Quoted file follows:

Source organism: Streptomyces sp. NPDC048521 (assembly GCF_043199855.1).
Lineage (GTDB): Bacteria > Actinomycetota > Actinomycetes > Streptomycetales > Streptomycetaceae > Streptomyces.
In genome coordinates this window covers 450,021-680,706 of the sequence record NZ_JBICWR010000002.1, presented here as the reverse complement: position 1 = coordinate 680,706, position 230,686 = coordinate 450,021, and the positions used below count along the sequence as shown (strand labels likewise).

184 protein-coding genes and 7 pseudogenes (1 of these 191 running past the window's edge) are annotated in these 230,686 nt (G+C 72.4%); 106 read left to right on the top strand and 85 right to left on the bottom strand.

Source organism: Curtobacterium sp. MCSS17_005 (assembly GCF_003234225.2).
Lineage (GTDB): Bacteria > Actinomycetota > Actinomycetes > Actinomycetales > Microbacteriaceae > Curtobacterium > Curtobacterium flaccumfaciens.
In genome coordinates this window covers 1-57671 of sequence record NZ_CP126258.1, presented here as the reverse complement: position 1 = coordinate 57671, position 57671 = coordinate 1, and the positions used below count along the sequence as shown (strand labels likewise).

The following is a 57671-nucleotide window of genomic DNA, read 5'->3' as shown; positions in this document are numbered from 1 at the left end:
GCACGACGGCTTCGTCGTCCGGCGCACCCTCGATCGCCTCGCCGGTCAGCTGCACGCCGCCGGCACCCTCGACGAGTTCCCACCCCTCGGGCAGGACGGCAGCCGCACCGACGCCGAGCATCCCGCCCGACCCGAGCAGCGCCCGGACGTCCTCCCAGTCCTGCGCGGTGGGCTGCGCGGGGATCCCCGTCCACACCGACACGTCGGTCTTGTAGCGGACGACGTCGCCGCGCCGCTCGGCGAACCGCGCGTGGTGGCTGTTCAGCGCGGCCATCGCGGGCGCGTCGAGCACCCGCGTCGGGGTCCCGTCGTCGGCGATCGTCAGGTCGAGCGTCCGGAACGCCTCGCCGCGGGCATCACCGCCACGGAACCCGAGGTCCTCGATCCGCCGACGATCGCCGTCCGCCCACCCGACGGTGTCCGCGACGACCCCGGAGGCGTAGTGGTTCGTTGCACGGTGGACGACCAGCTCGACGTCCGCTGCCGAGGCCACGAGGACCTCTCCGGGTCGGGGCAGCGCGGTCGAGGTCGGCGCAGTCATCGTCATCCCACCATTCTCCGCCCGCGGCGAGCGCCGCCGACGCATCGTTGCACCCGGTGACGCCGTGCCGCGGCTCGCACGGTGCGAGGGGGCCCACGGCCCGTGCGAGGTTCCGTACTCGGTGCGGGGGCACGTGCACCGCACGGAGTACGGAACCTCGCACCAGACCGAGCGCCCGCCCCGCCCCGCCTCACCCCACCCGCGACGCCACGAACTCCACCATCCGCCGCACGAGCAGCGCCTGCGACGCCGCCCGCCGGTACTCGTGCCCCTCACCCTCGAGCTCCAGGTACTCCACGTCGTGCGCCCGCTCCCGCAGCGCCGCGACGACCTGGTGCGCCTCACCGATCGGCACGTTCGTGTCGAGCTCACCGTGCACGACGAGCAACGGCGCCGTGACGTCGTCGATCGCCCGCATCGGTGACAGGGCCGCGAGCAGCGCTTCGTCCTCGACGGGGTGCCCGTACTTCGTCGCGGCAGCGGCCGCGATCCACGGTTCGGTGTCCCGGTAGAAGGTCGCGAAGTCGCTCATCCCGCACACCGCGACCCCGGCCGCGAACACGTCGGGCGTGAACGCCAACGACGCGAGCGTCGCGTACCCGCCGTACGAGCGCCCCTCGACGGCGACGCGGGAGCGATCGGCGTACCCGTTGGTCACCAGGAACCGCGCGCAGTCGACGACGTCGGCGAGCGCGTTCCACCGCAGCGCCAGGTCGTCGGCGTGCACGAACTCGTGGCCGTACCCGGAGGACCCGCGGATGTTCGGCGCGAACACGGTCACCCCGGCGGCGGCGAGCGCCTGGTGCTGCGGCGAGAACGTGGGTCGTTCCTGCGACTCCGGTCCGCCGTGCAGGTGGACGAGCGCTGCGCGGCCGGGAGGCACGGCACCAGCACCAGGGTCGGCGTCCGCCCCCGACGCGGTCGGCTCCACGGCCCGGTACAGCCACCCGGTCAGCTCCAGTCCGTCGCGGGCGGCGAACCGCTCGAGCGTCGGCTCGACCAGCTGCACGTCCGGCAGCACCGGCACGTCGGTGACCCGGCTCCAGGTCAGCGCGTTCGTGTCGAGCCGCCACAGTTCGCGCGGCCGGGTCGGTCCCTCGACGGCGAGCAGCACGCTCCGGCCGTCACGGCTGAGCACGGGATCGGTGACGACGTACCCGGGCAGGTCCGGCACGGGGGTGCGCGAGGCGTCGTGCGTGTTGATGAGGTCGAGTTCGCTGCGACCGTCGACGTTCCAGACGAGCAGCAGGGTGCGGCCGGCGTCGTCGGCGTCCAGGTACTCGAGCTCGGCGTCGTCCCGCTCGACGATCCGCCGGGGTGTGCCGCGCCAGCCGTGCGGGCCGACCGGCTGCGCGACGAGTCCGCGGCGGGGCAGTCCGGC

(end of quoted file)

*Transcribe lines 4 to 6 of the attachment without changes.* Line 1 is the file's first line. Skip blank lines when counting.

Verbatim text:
184 protein-coding genes and 7 pseudogenes (1 of these 191 running past the window's edge) are annotated in these 230,686 nt (G+C 72.4%); 106 read left to right on the top strand and 85 right to left on the bottom strand.

Source organism: Curtobacterium sp. MCSS17_005 (assembly GCF_003234225.2).
Lineage (GTDB): Bacteria > Actinomycetota > Actinomycetes > Actinomycetales > Microbacteriaceae > Curtobacterium > Curtobacterium flaccumfaciens.